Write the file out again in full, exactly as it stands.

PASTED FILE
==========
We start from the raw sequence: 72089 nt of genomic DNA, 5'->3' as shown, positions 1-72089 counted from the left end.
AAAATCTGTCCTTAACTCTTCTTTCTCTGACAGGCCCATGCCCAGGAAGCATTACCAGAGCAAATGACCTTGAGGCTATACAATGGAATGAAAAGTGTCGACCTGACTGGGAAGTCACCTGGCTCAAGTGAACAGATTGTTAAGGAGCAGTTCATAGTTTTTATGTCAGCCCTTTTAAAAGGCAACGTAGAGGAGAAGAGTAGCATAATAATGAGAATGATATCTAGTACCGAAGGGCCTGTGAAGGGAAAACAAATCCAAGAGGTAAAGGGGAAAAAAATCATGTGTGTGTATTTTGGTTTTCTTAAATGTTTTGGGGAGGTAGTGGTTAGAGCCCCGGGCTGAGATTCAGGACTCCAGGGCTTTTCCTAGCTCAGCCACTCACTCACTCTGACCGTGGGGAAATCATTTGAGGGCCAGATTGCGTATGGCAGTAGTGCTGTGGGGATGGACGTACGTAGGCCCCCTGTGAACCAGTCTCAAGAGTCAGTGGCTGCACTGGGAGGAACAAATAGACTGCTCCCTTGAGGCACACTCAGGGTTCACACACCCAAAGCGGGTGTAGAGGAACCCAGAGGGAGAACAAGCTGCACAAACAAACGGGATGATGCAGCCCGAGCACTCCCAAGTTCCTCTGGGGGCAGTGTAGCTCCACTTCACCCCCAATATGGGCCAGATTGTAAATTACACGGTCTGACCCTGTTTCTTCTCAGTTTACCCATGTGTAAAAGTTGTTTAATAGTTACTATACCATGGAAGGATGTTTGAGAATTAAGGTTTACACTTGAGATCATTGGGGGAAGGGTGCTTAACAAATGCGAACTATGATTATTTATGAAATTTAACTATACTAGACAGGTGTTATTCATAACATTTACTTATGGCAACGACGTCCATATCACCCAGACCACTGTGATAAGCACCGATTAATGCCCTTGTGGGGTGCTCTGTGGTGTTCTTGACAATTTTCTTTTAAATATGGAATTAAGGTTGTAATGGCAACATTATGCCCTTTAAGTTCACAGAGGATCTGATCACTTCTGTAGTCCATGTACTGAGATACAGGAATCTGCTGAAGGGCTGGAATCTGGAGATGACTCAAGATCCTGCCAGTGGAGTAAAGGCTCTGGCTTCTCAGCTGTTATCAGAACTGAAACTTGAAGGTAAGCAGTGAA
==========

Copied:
We start from the raw sequence: 72089 nt of genomic DNA, 5'->3' as shown, positions 1-72089 counted from the left end.
AAAATCTGTCCTTAACTCTTCTTTCTCTGACAGGCCCATGCCCAGGAAGCATTACCAGAGCAAATGACCTTGAGGCTATACAATGGAATGAAAAGTGTCGACCTGACTGGGAAGTCACCTGGCTCAAGTGAACAGATTGTTAAGGAGCAGTTCATAGTTTTTATGTCAGCCCTTTTAAAAGGCAACGTAGAGGAGAAGAGTAGCATAATAATGAGAATGATATCTAGTACCGAAGGGCCTGTGAAGGGAAAACAAATCCAAGAGGTAAAGGGGAAAAAAATCATGTGTGTGTATTTTGGTTTTCTTAAATGTTTTGGGGAGGTAGTGGTTAGAGCCCCGGGCTGAGATTCAGGACTCCAGGGCTTTTCCTAGCTCAGCCACTCACTCACTCTGACCGTGGGGAAATCATTTGAGGGCCAGATTGCGTATGGCAGTAGTGCTGTGGGGATGGACGTACGTAGGCCCCCTGTGAACCAGTCTCAAGAGTCAGTGGCTGCACTGGGAGGAACAAATAGACTGCTCCCTTGAGGCACACTCAGGGTTCACACACCCAAAGCGGGTGTAGAGGAACCCAGAGGGAGAACAAGCTGCACAAACAAACGGGATGATGCAGCCCGAGCACTCCCAAGTTCCTCTGGGGGCAGTGTAGCTCCACTTCACCCCCAATATGGGCCAGATTGTAAATTACACGGTCTGACCCTGTTTCTTCTCAGTTTACCCATGTGTAAAAGTTGTTTAATAGTTACTATACCATGGAAGGATGTTTGAGAATTAAGGTTTACACTTGAGATCATTGGGGGAAGGGTGCTTAACAAATGCGAACTATGATTATTTATGAAATTTAACTATACTAGACAGGTGTTATTCATAACATTTACTTATGGCAACGACGTCCATATCACCCAGACCACTGTGATAAGCACCGATTAATGCCCTTGTGGGGTGCTCTGTGGTGTTCTTGACAATTTTCTTTTAAATATGGAATTAAGGTTGTAATGGCAACATTATGCCCTTTAAGTTCACAGAGGATCTGATCACTTCTGTAGTCCATGTACTGAGATACAGGAATCTGCTGAAGGGCTGGAATCTGGAGATGACTCAAGATCCTGCCAGTGGAGTAAAGGCTCTGGCTTCTCAGCTGTTATCAGAACTGAAACTTGAAGGTAAGCAGTGAA